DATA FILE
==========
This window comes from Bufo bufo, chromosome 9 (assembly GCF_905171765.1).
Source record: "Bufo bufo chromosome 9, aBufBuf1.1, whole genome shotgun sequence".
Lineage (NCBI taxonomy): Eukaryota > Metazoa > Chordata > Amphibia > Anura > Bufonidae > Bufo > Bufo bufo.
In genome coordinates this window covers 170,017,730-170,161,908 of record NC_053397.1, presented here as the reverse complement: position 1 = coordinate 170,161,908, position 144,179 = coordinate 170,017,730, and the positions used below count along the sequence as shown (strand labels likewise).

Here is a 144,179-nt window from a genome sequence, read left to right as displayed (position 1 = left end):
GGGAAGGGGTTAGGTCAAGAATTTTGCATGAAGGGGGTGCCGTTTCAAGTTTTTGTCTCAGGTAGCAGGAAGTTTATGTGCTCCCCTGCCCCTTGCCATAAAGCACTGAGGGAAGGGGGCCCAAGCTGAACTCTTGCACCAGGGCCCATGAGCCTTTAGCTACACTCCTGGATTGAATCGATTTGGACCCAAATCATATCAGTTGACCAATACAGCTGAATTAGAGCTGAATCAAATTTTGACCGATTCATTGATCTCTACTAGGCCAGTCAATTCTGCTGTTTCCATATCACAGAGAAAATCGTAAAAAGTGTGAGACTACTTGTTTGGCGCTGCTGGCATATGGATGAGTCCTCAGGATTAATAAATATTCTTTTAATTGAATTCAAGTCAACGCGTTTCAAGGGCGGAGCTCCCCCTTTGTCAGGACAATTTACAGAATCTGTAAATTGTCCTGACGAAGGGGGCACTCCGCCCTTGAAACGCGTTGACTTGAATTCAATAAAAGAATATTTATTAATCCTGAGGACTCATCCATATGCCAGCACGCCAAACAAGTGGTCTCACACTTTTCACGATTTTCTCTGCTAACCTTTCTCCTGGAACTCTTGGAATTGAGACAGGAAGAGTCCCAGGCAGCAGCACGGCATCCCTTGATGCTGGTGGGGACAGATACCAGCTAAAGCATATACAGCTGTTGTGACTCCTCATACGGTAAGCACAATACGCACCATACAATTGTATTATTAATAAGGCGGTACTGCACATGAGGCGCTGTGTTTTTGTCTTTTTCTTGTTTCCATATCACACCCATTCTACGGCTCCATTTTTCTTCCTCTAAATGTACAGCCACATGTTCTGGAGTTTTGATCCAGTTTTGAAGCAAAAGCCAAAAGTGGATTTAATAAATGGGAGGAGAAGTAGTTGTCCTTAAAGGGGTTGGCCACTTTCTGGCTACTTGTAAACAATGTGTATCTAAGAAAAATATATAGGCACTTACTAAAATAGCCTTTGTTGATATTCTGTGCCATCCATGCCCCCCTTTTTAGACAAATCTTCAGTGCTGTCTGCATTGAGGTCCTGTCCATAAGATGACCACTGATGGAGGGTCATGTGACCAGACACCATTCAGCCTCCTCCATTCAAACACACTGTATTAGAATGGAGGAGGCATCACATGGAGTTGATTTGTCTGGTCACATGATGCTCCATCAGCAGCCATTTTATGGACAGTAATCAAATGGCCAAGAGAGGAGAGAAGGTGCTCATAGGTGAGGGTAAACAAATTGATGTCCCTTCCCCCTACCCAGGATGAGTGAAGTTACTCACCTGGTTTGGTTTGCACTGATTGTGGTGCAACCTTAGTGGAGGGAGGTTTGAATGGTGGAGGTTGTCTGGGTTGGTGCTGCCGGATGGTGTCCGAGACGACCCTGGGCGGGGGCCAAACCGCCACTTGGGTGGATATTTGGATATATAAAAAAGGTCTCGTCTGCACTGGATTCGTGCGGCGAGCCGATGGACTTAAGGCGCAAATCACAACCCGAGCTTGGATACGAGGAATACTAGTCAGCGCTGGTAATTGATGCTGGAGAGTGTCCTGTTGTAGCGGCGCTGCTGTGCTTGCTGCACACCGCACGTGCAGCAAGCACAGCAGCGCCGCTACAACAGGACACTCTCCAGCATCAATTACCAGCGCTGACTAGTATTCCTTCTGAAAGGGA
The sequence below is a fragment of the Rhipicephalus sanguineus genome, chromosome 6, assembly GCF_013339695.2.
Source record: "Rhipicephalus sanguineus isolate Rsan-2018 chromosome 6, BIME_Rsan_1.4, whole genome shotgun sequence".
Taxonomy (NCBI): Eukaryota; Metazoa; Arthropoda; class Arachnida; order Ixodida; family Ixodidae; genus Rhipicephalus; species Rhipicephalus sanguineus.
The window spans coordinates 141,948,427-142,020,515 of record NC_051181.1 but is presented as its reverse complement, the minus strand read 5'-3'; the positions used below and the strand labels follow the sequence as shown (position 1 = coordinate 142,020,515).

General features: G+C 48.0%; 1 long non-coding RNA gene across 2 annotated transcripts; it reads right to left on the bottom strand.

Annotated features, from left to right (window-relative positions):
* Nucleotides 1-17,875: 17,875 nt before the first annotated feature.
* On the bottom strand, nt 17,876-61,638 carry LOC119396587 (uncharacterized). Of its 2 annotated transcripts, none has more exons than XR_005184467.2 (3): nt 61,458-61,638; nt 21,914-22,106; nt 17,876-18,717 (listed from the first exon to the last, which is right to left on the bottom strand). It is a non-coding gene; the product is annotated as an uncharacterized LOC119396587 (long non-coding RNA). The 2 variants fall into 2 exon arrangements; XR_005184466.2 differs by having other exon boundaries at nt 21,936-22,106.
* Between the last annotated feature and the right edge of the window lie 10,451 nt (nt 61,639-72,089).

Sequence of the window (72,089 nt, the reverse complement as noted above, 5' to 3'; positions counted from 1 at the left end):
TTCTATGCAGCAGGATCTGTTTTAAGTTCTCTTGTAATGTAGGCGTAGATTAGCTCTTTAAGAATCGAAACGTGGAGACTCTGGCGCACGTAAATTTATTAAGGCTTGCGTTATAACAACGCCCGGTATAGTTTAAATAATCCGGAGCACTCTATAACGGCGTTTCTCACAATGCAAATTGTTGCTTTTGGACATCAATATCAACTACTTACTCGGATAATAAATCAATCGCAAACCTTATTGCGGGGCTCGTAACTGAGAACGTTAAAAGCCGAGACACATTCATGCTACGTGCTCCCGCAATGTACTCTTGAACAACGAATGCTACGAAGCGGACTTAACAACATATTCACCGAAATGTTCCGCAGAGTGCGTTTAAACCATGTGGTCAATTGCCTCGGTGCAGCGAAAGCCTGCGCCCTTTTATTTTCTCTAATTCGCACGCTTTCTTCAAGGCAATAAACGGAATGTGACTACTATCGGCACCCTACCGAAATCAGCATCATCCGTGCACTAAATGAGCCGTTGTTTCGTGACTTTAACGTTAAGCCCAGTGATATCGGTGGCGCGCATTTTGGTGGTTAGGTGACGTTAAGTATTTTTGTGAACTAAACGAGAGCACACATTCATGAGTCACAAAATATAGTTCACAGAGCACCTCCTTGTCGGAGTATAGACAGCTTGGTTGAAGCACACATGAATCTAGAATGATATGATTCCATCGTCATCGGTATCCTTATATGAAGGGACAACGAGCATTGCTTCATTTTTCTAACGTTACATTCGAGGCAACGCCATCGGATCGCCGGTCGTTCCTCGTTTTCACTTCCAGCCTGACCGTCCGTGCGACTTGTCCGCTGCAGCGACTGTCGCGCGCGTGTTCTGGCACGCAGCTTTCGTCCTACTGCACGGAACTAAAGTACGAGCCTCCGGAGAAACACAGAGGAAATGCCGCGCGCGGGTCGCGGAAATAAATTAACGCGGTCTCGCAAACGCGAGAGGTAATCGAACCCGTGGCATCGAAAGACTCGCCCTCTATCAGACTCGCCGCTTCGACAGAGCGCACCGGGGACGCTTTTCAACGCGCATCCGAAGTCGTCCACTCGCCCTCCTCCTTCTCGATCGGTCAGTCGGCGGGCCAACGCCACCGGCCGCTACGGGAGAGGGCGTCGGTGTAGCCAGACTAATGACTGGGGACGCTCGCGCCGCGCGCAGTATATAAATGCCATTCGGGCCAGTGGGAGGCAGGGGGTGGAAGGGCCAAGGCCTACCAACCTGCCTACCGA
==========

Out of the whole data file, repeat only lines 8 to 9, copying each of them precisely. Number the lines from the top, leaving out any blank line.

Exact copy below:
Source record: "Rhipicephalus sanguineus isolate Rsan-2018 chromosome 6, BIME_Rsan_1.4, whole genome shotgun sequence".
Taxonomy (NCBI): Eukaryota; Metazoa; Arthropoda; class Arachnida; order Ixodida; family Ixodidae; genus Rhipicephalus; species Rhipicephalus sanguineus.